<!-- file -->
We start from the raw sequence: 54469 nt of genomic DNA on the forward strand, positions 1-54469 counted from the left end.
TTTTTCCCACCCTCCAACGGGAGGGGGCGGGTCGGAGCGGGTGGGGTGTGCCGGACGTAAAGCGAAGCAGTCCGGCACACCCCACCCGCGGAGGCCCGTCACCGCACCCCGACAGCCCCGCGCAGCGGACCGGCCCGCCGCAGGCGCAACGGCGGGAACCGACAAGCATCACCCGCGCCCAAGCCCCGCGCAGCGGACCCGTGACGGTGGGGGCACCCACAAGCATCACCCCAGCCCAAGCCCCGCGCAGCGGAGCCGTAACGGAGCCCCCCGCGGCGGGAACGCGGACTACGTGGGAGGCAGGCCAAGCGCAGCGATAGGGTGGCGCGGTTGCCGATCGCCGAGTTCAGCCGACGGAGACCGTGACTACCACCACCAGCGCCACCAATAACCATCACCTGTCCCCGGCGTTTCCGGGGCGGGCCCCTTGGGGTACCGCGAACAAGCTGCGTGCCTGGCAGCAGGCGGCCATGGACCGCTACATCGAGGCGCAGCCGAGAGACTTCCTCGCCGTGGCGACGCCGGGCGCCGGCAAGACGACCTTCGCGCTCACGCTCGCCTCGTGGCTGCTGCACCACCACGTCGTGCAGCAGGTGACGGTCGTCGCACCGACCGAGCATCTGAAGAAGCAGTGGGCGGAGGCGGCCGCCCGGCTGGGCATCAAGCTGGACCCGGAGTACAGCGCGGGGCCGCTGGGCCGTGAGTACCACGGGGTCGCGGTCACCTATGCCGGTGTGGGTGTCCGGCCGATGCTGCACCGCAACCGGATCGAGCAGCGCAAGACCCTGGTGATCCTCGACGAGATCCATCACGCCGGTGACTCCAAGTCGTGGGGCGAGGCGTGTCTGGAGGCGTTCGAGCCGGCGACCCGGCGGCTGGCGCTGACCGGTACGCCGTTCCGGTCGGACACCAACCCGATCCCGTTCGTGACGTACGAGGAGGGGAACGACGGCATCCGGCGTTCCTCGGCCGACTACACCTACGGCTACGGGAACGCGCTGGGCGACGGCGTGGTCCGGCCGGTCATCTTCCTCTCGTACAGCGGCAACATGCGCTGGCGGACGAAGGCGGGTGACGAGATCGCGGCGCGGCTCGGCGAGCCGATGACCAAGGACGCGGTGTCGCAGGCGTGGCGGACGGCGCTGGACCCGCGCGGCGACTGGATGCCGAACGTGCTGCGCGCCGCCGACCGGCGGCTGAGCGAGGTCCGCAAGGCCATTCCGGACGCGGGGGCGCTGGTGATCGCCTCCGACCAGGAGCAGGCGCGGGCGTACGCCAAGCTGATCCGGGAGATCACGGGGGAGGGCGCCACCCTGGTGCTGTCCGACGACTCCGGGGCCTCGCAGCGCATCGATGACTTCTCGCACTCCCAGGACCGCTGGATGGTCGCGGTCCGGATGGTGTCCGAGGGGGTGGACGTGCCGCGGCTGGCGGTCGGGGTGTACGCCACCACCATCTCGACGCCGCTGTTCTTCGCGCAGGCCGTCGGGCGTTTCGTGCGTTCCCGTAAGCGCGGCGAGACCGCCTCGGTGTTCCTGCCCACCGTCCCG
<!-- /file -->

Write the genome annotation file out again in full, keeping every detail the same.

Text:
We start from the raw sequence: 54469 nt of genomic DNA on the forward strand, positions 1-54469 counted from the left end.
TTTTTCCCACCCTCCAACGGGAGGGGGCGGGTCGGAGCGGGTGGGGTGTGCCGGACGTAAAGCGAAGCAGTCCGGCACACCCCACCCGCGGAGGCCCGTCACCGCACCCCGACAGCCCCGCGCAGCGGACCGGCCCGCCGCAGGCGCAACGGCGGGAACCGACAAGCATCACCCGCGCCCAAGCCCCGCGCAGCGGACCCGTGACGGTGGGGGCACCCACAAGCATCACCCCAGCCCAAGCCCCGCGCAGCGGAGCCGTAACGGAGCCCCCCGCGGCGGGAACGCGGACTACGTGGGAGGCAGGCCAAGCGCAGCGATAGGGTGGCGCGGTTGCCGATCGCCGAGTTCAGCCGACGGAGACCGTGACTACCACCACCAGCGCCACCAATAACCATCACCTGTCCCCGGCGTTTCCGGGGCGGGCCCCTTGGGGTACCGCGAACAAGCTGCGTGCCTGGCAGCAGGCGGCCATGGACCGCTACATCGAGGCGCAGCCGAGAGACTTCCTCGCCGTGGCGACGCCGGGCGCCGGCAAGACGACCTTCGCGCTCACGCTCGCCTCGTGGCTGCTGCACCACCACGTCGTGCAGCAGGTGACGGTCGTCGCACCGACCGAGCATCTGAAGAAGCAGTGGGCGGAGGCGGCCGCCCGGCTGGGCATCAAGCTGGACCCGGAGTACAGCGCGGGGCCGCTGGGCCGTGAGTACCACGGGGTCGCGGTCACCTATGCCGGTGTGGGTGTCCGGCCGATGCTGCACCGCAACCGGATCGAGCAGCGCAAGACCCTGGTGATCCTCGACGAGATCCATCACGCCGGTGACTCCAAGTCGTGGGGCGAGGCGTGTCTGGAGGCGTTCGAGCCGGCGACCCGGCGGCTGGCGCTGACCGGTACGCCGTTCCGGTCGGACACCAACCCGATCCCGTTCGTGACGTACGAGGAGGGGAACGACGGCATCCGGCGTTCCTCGGCCGACTACACCTACGGCTACGGGAACGCGCTGGGCGACGGCGTGGTCCGGCCGGTCATCTTCCTCTCGTACAGCGGCAACATGCGCTGGCGGACGAAGGCGGGTGACGAGATCGCGGCGCGGCTCGGCGAGCCGATGACCAAGGACGCGGTGTCGCAGGCGTGGCGGACGGCGCTGGACCCGCGCGGCGACTGGATGCCGAACGTGCTGCGCGCCGCCGACCGGCGGCTGAGCGAGGTCCGCAAGGCCATTCCGGACGCGGGGGCGCTGGTGATCGCCTCCGACCAGGAGCAGGCGCGGGCGTACGCCAAGCTGATCCGGGAGATCACGGGGGAGGGCGCCACCCTGGTGCTGTCCGACGACTCCGGGGCCTCGCAGCGCATCGATGACTTCTCGCACTCCCAGGACCGCTGGATGGTCGCGGTCCGGATGGTGTCCGAGGGGGTGGACGTGCCGCGGCTGGCGGTCGGGGTGTACGCCACCACCATCTCGACGCCGCTGTTCTTCGCGCAGGCCGTCGGGCGTTTCGTGCGTTCCCGTAAGCGCGGCGAGACCGCCTCGGTGTTCCTGCCCACCGTCCCG